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Psyopus: Ideas of ReferenceIdeas of Reference (2004)
Black Market Activities
Reviewer Rating: 4.5
Contributed by: FortyMinutesWestFortyMinutesWest
(others by this writer | submit your own)
Wow. That's really all I need to say about this one. Black Market Activities has a mixed bag, some bands are solid, like From A Second Story Window, some are terrible, like Found Dead Hanging, but this time they've definitely hit a home run. Rochester's Psyopus have crafted an impressive album wi.
Wow. That's really all I need to say about this one. Black Market Activities has a mixed bag, some bands are solid, like From A Second Story Window, some are terrible, like Found Dead Hanging, but this time they've definitely hit a home run. Rochester's Psyopus have crafted an impressive album with "Ideas of Reference," one that should garner them loads of attention in the future.
I won't lie, when I read the press release for this album I was expecting another Dillinger Escape Plan clone. Most of the time, I'll hear of a band like this, and people will gush with superlatives. However, a lot of these bands, while being excellent musicians, can't seem to write coherent songs. The tech metal parts are impressive, but the songs simply don't flow. Psyopus is different, their songs are complex and chaotic, but none of it sounds forced and each piece fits together brilliantly. Like the Dillinger Escape Plan, jazz plays a major part in Psyopus' sound, but to simply toss them in a pile of sound alikes would be unfair. The guitar on this album is absolutely ridiculous, with each riff I could only say to myself "ok, they can't push the bounds any further," but I only found myself being even more impressed a few minutes later. The drumming is on a level entirely its own; Greg Herman shifts effortlessly between double bass rolls, blast beats, and just about every other trick in the book. It's hard to imagine that anyone could keep up with the insane pace of this music, but Herman's inhuman drumming skills more than fit the bill. Musically, the band shifts between dual guitar riffing, frantic scaling, and some odd, soft parts that resemble nintendo music. But this band is more than a chance for each of the members to show off their talent. If these guys were just being technical for the sake of being technical, this album might have seemed forced, but each song is well constructed and never lacks intensity. This band triumphs where others have failed because they believe in what they're doing.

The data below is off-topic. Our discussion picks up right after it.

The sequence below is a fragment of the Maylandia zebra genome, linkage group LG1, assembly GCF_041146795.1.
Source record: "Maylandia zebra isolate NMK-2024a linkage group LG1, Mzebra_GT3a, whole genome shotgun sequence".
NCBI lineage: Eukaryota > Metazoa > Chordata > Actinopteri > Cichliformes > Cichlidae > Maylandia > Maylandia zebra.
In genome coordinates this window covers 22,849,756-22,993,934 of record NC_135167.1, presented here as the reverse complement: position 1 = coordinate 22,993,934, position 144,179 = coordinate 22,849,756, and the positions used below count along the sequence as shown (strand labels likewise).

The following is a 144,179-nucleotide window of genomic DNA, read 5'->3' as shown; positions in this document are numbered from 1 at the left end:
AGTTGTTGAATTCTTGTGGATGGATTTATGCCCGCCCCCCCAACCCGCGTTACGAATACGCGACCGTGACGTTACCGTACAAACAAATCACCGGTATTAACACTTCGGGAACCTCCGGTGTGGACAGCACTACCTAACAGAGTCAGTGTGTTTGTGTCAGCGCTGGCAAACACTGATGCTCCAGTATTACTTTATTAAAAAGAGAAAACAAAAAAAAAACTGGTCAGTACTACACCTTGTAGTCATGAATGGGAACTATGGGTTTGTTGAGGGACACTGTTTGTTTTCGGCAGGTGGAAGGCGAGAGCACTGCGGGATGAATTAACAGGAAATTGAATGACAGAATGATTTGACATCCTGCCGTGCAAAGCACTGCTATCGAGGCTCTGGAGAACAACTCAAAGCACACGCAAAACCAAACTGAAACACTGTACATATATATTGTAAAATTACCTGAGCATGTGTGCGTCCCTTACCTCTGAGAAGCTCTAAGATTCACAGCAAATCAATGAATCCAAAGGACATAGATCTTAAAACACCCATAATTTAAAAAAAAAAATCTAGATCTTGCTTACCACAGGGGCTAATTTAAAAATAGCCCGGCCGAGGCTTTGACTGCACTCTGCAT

As much as I hate to say it, especially this early, this is already a strong candidate for album of the year. While I wouldn't call it another "Calculating Infinity" this album blows the pretenders and cheap imitations away. Fans of The Dillinger Escape Plan, Daughters, and Creation is Crucifixion should give this a listen. But don't think this band is simply ripping off their contemporaries, because they're doing their own thing. If you want to hear a band playing technical, challenging music that isn't simply going through the motions, check out Psyopus. I find it hard to believe that this band hasn't garnered much, if any attention as of yet. I'm guessing that this release will open a lot of peoples eyes to just how impressive this band really is. How are they going to follow this one up?
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